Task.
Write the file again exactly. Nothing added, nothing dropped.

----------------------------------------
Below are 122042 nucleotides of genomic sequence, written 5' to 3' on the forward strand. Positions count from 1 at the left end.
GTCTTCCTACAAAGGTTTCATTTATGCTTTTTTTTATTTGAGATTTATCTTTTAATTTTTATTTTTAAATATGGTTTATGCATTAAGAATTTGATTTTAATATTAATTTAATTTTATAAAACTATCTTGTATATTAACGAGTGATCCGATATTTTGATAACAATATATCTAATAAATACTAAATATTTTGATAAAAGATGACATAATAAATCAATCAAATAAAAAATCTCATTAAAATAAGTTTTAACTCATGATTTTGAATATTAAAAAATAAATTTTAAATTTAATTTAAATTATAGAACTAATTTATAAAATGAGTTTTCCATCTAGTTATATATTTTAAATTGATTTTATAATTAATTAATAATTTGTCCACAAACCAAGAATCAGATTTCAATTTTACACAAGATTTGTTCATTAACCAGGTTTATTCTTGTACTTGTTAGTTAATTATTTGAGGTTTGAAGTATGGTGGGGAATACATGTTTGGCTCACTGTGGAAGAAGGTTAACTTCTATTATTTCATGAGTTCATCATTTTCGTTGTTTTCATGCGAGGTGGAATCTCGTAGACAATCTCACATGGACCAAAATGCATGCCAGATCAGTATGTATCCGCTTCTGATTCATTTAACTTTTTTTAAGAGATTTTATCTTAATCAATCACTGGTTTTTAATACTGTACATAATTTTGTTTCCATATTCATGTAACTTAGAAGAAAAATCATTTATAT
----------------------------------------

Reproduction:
Below are 122042 nucleotides of genomic sequence, written 5' to 3' on the forward strand. Positions count from 1 at the left end.
GTCTTCCTACAAAGGTTTCATTTATGCTTTTTTTTATTTGAGATTTATCTTTTAATTTTTATTTTTAAATATGGTTTATGCATTAAGAATTTGATTTTAATATTAATTTAATTTTATAAAACTATCTTGTATATTAACGAGTGATCCGATATTTTGATAACAATATATCTAATAAATACTAAATATTTTGATAAAAGATGACATAATAAATCAATCAAATAAAAAATCTCATTAAAATAAGTTTTAACTCATGATTTTGAATATTAAAAAATAAATTTTAAATTTAATTTAAATTATAGAACTAATTTATAAAATGAGTTTTCCATCTAGTTATATATTTTAAATTGATTTTATAATTAATTAATAATTTGTCCACAAACCAAGAATCAGATTTCAATTTTACACAAGATTTGTTCATTAACCAGGTTTATTCTTGTACTTGTTAGTTAATTATTTGAGGTTTGAAGTATGGTGGGGAATACATGTTTGGCTCACTGTGGAAGAAGGTTAACTTCTATTATTTCATGAGTTCATCATTTTCGTTGTTTTCATGCGAGGTGGAATCTCGTAGACAATCTCACATGGACCAAAATGCATGCCAGATCAGTATGTATCCGCTTCTGATTCATTTAACTTTTTTTAAGAGATTTTATCTTAATCAATCACTGGTTTTTAATACTGTACATAATTTTGTTTCCATATTCATGTAACTTAGAAGAAAAATCATTTATAT